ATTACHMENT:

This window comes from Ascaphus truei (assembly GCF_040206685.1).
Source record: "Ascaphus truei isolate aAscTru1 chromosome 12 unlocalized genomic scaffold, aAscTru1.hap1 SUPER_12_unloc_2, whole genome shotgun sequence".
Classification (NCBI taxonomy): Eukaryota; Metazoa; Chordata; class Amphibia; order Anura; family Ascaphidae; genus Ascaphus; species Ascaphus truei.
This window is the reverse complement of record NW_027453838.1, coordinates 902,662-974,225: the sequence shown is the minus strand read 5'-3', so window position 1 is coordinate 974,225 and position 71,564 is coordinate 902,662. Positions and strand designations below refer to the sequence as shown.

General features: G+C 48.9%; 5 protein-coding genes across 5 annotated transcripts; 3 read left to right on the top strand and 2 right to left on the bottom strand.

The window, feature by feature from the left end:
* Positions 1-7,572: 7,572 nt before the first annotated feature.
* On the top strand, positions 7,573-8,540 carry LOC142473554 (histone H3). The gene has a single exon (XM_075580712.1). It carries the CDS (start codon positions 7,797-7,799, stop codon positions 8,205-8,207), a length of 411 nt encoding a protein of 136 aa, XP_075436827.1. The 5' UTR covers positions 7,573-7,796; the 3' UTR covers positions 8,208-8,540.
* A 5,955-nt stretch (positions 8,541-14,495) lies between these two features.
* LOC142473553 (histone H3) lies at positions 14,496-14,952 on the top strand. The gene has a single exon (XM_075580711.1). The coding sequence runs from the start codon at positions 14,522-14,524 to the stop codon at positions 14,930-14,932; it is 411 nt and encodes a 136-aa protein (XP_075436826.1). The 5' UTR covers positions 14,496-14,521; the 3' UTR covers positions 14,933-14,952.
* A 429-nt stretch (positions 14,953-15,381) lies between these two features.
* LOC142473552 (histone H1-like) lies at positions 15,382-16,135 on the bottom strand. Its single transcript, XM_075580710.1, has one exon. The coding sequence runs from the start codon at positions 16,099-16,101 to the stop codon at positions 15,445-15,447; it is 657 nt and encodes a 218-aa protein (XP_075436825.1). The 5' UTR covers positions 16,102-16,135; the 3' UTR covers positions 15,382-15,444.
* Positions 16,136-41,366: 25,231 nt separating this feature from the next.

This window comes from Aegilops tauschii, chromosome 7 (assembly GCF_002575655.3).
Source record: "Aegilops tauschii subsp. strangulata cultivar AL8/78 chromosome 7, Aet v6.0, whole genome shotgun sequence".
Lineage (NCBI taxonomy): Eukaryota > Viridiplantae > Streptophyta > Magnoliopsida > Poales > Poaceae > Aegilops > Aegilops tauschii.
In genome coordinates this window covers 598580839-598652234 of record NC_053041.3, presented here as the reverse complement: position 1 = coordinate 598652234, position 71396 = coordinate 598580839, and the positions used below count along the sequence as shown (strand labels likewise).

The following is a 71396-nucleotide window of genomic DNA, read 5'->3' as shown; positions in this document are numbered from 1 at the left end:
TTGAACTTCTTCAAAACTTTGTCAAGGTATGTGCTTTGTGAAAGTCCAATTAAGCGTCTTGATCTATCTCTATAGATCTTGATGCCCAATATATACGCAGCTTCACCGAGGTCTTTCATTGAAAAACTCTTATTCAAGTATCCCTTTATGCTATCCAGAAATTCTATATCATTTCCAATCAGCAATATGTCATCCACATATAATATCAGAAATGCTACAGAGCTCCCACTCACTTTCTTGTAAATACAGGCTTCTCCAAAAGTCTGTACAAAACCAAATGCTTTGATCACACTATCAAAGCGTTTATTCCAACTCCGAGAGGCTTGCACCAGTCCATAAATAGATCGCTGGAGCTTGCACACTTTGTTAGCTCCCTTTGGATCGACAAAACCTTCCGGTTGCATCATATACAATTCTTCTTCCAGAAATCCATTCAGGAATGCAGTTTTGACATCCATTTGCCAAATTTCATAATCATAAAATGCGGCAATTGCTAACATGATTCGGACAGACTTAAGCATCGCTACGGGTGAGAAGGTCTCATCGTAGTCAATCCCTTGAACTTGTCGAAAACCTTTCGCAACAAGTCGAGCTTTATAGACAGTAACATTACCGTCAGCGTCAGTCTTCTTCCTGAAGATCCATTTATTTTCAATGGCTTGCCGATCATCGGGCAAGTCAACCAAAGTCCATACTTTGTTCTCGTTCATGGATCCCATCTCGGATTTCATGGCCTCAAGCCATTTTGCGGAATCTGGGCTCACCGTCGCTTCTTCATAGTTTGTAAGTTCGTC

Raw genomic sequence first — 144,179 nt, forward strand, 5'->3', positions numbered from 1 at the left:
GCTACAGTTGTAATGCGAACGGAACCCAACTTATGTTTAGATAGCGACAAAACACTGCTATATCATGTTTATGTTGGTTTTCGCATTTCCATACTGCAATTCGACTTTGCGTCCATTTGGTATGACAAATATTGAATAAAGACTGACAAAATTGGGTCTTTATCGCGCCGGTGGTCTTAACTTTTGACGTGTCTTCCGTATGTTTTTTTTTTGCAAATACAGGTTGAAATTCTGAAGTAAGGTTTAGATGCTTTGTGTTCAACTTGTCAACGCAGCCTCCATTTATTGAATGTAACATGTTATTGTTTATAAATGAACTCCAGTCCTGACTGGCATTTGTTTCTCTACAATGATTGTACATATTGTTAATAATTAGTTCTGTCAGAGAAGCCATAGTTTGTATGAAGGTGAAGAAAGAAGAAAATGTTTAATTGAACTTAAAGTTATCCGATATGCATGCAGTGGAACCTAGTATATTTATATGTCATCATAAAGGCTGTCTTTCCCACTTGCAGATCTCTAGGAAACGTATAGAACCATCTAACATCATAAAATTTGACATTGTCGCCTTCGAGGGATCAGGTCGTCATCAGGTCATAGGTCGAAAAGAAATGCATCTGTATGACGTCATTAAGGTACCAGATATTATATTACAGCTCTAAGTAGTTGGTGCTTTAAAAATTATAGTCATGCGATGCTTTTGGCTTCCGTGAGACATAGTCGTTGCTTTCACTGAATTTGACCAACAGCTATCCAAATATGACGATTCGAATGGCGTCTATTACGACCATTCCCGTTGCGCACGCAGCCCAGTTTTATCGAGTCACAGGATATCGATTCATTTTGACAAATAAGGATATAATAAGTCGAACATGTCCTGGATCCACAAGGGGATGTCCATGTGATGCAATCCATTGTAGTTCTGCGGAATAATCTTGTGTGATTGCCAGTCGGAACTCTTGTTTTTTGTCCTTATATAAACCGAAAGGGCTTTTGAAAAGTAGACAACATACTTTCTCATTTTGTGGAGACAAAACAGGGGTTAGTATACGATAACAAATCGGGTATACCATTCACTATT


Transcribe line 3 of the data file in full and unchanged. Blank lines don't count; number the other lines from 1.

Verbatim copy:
Classification (NCBI taxonomy): Eukaryota; Metazoa; Chordata; class Amphibia; order Anura; family Ascaphidae; genus Ascaphus; species Ascaphus truei.